I love my Disney just as much as the next girl. Okay, maybe that’s generalising, but I can’t bring to mind a single man I know who has Disney Princess posters tacked to his wall. I don’t either, but I make up for it by singing along to “Under the Sea” while driving my macho Ford Fiesta. So is Disney really the domain of women? That, I think, is a question for another time. For now, I’ll make do with talking about five of Disney’s men (and animals), because they need to get their own posters too.
Film: Aladdin (1992)
“I steal only what I can’t afford. That’s everything!” So exclaims Aladdin as he’s bouncing around rooftops, evading the cops for having stolen a loaf of bread. Here’s probably the poorest guy in the world, just trying to survive, singing in tune while running for his life, and when he finally has a chance to bite into his catch, what does he do? Give his share to a couple of starving kids. That’s a hero, folks.
It’s also part of what makes Aladdin such a fine gentleman of the Disney empire. His heart is in the right place from beginning to end. You couldn’t say the same for Mowgli, Pan, or even Beast. Aladdin churns out goodness from within; every decision he makes is subject to the laws of his heart. He helps Jasmine. He sacrifices himself. He frees the Genie. All with little self-benefit. When it comes to a memorable, funny, chivalrous guy, with nothing to lose, you can do no better than Aladdin.
Film: The Jungle Book (1967)
The Jungle Book’s got a great catalogue of outstanding male characters, from the absolutely vicious Shere Khan to the Vulture Beatles who just wanna be our friends. Even King Louie and Bagheera are worthy candidates. But of them all, only Baloo has managed to forget about his worry and his strife, which has granted him the permission to do just about whatever he pleases in the jungle.
The ultimate layabout, Baloo thrives on a strict policy of no-interference and complete relaxation. He lives off the land and not much else. Unlike Aladdin the choir boy, his heart is not always in balance, but he values his friends and is fully aware of his lines in the sand. Cross them, and he’ll swipe your face off. After all, he is a bear.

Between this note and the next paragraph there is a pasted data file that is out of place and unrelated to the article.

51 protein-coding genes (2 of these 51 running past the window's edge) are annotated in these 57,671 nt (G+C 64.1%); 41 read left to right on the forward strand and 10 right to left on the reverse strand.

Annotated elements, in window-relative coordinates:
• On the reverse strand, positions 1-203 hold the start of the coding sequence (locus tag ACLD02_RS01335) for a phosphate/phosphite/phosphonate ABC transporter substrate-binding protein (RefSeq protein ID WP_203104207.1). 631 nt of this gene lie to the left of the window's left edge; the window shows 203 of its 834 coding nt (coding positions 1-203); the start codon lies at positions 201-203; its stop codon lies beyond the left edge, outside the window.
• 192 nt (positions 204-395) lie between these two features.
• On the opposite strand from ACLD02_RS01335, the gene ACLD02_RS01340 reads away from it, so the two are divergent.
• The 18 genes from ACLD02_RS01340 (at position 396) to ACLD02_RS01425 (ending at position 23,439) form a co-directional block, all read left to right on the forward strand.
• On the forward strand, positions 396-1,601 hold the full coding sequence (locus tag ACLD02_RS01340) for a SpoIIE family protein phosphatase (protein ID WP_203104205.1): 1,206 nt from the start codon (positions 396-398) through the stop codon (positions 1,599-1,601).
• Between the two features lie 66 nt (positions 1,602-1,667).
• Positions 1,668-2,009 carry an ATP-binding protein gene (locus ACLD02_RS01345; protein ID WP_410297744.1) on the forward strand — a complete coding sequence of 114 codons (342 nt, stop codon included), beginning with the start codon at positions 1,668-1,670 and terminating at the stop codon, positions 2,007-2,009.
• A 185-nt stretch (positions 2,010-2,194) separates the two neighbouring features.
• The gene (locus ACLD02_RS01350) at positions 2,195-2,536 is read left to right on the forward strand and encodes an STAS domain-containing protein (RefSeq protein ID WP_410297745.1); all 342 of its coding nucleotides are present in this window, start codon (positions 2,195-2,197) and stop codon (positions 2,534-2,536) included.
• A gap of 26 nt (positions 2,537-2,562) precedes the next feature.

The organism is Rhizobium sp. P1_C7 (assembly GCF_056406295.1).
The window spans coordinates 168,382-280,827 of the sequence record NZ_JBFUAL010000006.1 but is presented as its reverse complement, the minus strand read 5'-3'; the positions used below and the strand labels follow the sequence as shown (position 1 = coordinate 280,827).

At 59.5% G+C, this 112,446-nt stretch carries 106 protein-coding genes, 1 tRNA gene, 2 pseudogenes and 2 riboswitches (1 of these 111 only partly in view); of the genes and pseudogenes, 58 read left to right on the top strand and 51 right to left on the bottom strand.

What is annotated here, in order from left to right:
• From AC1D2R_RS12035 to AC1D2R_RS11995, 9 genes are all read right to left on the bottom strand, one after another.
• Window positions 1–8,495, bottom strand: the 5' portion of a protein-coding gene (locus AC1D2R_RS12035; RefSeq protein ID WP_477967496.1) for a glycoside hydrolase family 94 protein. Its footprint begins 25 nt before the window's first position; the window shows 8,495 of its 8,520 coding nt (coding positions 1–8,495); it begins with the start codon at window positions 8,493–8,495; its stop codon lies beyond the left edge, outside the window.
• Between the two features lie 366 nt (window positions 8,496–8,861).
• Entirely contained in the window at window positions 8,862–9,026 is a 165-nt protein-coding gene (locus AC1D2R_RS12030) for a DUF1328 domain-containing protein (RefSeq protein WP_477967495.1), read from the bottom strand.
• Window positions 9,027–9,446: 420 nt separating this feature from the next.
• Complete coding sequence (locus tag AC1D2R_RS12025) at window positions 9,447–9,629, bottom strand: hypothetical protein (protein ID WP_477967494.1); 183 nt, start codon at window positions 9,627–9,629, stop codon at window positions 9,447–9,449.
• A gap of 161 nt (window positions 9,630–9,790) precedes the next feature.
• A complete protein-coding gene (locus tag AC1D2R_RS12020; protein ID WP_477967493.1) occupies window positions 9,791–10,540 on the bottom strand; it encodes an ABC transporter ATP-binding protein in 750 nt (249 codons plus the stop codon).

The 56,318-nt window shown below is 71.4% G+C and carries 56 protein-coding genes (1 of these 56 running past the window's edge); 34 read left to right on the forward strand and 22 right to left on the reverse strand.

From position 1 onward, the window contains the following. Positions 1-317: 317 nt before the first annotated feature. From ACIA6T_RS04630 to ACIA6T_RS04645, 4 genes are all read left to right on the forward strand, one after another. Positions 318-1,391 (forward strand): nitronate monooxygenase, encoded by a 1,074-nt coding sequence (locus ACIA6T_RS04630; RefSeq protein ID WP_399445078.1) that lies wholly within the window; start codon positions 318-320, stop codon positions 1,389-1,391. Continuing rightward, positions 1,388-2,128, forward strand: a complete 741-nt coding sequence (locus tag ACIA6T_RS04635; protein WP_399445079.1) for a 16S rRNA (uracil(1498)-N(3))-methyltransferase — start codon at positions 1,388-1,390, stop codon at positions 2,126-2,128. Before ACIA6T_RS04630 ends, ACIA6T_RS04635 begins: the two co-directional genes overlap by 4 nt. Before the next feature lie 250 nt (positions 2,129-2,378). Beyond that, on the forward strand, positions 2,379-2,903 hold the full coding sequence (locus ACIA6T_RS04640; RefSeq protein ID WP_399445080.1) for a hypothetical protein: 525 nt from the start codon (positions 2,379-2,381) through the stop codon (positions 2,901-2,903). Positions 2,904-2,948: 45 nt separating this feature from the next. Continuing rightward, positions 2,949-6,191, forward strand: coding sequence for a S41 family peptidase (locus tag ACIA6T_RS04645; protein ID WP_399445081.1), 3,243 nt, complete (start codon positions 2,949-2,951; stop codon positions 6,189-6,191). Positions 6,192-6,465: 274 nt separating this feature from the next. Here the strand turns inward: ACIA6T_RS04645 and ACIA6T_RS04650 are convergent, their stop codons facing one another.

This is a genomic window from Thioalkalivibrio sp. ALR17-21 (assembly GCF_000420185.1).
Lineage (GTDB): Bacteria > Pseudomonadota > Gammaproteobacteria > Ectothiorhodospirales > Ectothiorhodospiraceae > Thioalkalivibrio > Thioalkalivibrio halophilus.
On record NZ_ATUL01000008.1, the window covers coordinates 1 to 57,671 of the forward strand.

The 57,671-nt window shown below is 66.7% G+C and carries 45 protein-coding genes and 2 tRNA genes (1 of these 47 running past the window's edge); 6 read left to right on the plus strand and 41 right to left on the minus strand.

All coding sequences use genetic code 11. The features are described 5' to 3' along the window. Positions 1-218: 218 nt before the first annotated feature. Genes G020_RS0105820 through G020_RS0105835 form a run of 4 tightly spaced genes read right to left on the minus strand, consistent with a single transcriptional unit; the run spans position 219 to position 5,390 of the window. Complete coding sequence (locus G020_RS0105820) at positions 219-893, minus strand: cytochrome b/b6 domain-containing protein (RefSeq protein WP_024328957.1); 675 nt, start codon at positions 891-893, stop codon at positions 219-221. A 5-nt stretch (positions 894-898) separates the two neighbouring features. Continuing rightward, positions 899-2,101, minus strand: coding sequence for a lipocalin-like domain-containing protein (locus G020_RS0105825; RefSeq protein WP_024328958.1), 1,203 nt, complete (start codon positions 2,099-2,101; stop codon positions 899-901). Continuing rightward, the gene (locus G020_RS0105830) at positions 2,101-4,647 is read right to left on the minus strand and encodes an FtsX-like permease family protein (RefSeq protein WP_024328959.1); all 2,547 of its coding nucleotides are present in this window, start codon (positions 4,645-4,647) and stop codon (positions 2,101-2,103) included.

Film: Dumbo (1941)
Yes, yes, Bambi’s mother was shot and it was tragic, but Bambi didn’t have big floppy ears and no one to talk to. Dumbo, on the other hand, witnesses his dear sweet mother being taken away and practically institutionalised, is left to fend for himself, is ridiculed by just about everyone who meets him, and surely hits rock bottom without letting us know about it.
But it’s a Disney movie, so he’s awarded one friend who helps him regain his pride (and get drunk). It’s one of the all-time great comeback stories, partially because Dumbo actually flies, partially because Disney decided not to let him speak (his silence somehow makes him more pathetic, more sympathetic). You just wanna care for the little guy, which is why his eventual triumph resonates so profoundly.
Film: The Emperor’s New Groove (2000)
The Emperor’s New Groove is essentially the Kuzco and Pacha story, but there’s so much melodrama between them they could make a cameo in The Bold and the Beautiful and no one would notice. Yzma and Kronk – that’s where the movie’s at. And of the two, Kronk is the bigger bundle of joy.
There isn’t a single moment Kronk’s on screen that he’s not doing something ludicrously hilarious, from communicating with – or believing he can communicate with – squirrels, to taking over as head chef of a restaurant in the middle of a daring mission. He is, basically, a child trapped in a super muscular body, with no intelligence to speak of but with a great understanding of right and wrong (his debates with tiny angel and devil Kronk are gold). It’s no mystery as to why he’s the one with his own sequel – one movie’s not enough to capture his personality. I’d also gladly patronise the restaurant I’m hoping he’ll open.
Film: The Lion King (1994)
No Disney movie is darker than The Lion King (save, perhaps, The Hunchback of Notre Dame). The witches in the early movies were mean SOBs. Bambi dealt with tragic murder. Beauty and the Beast was grim and gothic. But The Lion King journeys deeper into the realm of guilt and fear, dealing with themes of betrayal and redemption. Has there been a more bone-chilling Disney scene than the infamous stampede?
In the middle of it all is Simba, the young lion cub who has to deal early on with the responsibility of causing his father’s death. The guilt drives him into exile, where he effectively erases his identity and assumes the personality of Baloo (I’ve always wanted to see Baloo sing “Hakuna Matata”). It’s the age-old “You’re the Chosen One” angle, but it’s very dark – darker than anything Neo’s had to go through – and gets darker still when you realise Simba’s just a little baby lion; it’s a weighty burden to bear, not just for Simba, but for the kids in the crowd, and quite possibly their parents.
Images courtesy of Walt Disney Studios Motion Pictures